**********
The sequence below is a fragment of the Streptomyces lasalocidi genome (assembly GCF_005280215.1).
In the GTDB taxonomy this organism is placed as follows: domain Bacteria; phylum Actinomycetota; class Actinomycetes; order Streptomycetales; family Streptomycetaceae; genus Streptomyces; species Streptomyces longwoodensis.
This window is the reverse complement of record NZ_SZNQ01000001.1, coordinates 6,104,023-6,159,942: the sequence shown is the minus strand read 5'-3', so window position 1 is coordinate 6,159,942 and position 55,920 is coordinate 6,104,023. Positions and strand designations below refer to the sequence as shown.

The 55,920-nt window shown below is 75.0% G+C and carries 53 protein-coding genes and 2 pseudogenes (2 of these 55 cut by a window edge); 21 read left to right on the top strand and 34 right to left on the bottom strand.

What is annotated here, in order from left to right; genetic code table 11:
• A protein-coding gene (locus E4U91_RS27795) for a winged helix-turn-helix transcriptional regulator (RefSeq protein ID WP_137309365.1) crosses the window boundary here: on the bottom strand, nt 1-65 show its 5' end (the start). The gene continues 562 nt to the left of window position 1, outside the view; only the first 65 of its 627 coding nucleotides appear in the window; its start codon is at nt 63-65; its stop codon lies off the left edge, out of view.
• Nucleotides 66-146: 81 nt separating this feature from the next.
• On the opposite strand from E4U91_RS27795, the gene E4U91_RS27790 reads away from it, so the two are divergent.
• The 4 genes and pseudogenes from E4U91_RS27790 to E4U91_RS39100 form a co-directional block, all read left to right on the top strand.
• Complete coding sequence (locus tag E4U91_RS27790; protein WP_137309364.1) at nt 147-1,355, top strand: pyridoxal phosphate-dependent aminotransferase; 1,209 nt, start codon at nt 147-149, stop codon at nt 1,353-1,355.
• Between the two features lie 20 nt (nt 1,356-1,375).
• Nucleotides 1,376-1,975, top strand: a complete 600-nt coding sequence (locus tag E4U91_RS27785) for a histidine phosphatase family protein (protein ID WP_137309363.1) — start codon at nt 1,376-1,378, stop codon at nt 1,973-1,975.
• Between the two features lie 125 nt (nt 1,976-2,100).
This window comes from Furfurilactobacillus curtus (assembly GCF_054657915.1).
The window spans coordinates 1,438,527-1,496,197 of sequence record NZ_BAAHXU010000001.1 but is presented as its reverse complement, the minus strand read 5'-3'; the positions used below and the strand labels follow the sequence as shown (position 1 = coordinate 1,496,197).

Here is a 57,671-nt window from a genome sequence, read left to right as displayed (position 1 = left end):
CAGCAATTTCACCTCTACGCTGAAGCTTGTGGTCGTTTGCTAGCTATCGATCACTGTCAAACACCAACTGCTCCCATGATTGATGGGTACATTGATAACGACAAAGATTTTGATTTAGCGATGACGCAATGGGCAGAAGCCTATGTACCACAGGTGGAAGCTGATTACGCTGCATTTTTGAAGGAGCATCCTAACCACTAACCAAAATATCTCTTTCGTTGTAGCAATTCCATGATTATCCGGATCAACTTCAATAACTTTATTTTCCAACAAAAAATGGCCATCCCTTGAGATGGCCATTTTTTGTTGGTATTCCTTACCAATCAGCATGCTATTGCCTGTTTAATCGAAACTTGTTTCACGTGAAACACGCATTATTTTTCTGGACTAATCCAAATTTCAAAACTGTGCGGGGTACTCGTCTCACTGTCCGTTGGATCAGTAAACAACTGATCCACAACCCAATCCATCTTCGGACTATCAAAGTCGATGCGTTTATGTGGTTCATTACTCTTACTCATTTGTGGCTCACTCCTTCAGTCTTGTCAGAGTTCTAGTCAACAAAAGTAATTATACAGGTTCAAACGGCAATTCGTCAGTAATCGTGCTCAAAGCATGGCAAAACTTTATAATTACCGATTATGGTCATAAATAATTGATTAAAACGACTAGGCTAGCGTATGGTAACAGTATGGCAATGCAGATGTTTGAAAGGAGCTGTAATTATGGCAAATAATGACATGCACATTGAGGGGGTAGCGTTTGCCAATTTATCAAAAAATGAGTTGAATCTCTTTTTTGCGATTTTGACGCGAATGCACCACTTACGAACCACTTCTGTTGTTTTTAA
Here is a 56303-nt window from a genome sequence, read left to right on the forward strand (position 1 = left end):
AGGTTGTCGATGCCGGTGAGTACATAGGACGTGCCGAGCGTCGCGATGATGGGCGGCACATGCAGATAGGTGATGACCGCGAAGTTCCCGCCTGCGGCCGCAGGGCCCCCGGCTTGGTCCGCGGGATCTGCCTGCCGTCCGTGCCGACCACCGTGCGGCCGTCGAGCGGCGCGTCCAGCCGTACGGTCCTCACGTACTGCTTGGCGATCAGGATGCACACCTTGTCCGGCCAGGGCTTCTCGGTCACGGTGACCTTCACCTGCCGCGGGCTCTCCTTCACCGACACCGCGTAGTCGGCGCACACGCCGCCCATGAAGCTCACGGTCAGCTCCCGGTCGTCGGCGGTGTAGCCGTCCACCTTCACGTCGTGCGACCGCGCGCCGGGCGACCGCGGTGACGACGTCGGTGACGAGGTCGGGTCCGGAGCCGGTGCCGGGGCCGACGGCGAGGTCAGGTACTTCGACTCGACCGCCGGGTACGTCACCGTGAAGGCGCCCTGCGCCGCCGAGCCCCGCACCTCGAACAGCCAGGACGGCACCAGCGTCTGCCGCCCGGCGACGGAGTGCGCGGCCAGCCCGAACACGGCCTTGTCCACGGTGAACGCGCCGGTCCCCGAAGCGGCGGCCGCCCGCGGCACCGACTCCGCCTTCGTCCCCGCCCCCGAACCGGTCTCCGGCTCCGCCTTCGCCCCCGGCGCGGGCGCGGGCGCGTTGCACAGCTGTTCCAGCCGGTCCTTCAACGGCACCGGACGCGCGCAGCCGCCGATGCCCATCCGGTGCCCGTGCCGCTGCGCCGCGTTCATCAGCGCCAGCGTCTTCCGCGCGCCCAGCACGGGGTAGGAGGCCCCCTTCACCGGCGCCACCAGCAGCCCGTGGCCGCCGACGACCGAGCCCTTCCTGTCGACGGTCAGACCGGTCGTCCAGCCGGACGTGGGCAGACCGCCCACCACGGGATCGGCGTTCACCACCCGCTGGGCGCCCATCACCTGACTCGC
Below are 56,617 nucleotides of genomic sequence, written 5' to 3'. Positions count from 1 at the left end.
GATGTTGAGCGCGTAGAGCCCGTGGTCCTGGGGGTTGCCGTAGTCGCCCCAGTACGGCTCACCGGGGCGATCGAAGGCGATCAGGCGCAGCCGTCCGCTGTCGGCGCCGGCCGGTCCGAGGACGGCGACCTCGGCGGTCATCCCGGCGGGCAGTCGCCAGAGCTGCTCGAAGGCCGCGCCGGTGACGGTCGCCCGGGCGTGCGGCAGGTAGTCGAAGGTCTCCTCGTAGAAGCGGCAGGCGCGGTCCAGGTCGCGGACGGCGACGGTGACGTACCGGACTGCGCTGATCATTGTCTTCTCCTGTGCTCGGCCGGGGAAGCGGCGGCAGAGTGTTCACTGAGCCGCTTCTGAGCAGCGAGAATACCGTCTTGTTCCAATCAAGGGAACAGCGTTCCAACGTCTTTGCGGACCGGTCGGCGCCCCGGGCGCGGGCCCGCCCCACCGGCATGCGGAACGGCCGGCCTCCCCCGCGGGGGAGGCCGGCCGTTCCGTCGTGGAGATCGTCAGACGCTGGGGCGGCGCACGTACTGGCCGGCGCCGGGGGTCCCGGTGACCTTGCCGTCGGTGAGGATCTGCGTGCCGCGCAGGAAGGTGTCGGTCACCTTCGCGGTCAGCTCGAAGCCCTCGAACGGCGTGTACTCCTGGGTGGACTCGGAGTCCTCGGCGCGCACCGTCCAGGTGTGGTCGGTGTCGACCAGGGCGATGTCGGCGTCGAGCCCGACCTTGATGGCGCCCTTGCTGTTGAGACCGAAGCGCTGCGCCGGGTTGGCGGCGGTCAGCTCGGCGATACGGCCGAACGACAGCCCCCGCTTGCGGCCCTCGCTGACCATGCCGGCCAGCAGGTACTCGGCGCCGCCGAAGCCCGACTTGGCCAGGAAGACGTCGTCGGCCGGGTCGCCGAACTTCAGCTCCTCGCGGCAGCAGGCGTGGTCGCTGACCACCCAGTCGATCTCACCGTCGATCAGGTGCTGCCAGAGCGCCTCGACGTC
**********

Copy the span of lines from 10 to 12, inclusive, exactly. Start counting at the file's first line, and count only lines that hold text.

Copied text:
• Complete coding sequence (locus tag E4U91_RS27790; protein WP_137309364.1) at nt 147-1,355, top strand: pyridoxal phosphate-dependent aminotransferase; 1,209 nt, start codon at nt 147-149, stop codon at nt 1,353-1,355.
• Between the two features lie 20 nt (nt 1,356-1,375).
• Nucleotides 1,376-1,975, top strand: a complete 600-nt coding sequence (locus tag E4U91_RS27785) for a histidine phosphatase family protein (protein ID WP_137309363.1) — start codon at nt 1,376-1,378, stop codon at nt 1,973-1,975.